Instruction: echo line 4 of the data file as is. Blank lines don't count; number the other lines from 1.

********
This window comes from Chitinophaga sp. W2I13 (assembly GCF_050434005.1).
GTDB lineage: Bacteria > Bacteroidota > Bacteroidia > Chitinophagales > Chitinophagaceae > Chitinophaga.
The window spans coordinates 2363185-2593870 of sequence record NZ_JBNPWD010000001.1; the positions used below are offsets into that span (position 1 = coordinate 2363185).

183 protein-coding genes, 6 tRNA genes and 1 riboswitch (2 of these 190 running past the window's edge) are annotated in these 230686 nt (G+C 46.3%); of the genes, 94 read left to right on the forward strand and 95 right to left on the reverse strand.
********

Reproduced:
183 protein-coding genes, 6 tRNA genes and 1 riboswitch (2 of these 190 running past the window's edge) are annotated in these 230686 nt (G+C 46.3%); of the genes, 94 read left to right on the forward strand and 95 right to left on the reverse strand.